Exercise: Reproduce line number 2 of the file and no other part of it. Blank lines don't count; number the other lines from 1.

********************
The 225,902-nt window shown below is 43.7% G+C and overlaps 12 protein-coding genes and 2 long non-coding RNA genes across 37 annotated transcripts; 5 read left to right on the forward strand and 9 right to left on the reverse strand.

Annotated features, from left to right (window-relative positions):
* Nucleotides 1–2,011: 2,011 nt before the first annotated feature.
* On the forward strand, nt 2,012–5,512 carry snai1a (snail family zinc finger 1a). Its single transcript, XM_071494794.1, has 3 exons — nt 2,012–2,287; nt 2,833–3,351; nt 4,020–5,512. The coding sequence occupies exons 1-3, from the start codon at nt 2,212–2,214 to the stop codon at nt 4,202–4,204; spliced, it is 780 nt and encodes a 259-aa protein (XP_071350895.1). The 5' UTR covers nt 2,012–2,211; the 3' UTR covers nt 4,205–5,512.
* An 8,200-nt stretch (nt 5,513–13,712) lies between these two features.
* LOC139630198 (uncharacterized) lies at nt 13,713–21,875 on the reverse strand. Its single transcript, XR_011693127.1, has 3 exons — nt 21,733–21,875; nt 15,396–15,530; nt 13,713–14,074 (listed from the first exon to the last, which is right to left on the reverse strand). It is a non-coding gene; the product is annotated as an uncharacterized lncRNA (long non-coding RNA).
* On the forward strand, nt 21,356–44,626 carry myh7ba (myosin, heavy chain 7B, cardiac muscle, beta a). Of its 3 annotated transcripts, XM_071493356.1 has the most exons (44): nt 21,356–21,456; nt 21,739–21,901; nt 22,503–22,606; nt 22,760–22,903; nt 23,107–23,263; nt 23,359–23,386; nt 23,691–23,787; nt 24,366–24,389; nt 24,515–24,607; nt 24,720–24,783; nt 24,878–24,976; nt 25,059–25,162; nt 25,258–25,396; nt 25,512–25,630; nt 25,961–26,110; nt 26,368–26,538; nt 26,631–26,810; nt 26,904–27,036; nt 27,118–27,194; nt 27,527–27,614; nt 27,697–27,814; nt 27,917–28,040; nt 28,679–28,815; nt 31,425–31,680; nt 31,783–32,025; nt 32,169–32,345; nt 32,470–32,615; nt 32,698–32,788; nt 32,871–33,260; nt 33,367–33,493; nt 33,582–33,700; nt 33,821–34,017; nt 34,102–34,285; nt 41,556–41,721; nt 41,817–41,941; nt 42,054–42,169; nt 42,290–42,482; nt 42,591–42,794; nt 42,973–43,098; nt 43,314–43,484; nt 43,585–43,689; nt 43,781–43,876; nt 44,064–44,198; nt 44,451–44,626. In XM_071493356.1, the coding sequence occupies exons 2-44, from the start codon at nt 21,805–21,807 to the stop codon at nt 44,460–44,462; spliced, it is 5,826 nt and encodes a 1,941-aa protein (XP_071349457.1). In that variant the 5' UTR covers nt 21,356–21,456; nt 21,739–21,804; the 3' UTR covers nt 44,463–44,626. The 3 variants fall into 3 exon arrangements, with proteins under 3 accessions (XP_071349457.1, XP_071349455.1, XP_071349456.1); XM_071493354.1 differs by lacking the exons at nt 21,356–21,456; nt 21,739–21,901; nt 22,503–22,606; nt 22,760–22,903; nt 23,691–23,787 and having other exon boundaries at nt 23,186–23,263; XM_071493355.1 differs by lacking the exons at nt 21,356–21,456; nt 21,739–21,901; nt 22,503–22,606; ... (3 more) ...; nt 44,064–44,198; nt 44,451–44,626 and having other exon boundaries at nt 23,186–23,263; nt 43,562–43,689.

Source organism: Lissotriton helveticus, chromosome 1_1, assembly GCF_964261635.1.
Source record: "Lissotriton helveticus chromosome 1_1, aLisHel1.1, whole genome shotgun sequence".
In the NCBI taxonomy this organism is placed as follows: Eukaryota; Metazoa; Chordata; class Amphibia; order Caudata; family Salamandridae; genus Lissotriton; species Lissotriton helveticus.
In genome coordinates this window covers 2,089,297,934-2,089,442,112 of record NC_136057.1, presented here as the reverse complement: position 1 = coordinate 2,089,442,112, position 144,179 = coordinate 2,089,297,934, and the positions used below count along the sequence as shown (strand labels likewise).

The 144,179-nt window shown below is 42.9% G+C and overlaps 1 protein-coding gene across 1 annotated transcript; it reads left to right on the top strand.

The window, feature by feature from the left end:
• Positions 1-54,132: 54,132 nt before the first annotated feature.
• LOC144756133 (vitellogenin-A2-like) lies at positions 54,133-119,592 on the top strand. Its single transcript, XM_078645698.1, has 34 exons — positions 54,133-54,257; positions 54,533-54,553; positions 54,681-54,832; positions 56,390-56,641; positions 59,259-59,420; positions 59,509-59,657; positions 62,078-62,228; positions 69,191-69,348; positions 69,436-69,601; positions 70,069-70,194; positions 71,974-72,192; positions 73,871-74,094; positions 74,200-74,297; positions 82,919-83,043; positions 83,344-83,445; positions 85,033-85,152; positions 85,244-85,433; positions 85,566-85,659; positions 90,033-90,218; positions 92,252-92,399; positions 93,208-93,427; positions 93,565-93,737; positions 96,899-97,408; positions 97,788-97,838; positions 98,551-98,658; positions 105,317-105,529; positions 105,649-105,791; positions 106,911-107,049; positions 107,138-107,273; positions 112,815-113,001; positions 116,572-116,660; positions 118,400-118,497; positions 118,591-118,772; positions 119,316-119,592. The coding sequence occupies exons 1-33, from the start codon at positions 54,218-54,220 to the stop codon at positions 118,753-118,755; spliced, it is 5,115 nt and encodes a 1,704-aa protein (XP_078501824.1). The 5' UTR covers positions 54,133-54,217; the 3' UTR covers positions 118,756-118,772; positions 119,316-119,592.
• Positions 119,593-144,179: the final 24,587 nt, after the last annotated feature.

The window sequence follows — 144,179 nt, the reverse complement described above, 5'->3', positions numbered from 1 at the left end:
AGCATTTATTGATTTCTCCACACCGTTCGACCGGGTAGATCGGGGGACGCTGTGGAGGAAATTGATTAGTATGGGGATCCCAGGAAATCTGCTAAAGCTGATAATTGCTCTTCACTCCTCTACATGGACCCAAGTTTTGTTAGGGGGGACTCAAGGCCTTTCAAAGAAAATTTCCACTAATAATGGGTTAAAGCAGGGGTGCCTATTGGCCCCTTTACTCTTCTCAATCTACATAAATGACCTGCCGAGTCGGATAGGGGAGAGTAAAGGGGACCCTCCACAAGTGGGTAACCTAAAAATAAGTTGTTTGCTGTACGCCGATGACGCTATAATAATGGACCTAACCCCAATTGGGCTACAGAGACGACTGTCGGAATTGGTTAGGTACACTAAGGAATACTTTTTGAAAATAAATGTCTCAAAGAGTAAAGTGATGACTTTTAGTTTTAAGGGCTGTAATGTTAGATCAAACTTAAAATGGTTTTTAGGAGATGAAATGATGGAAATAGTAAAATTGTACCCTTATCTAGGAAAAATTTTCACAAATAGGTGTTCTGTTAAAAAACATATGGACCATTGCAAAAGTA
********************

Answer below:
Annotated features, from left to right (window-relative positions):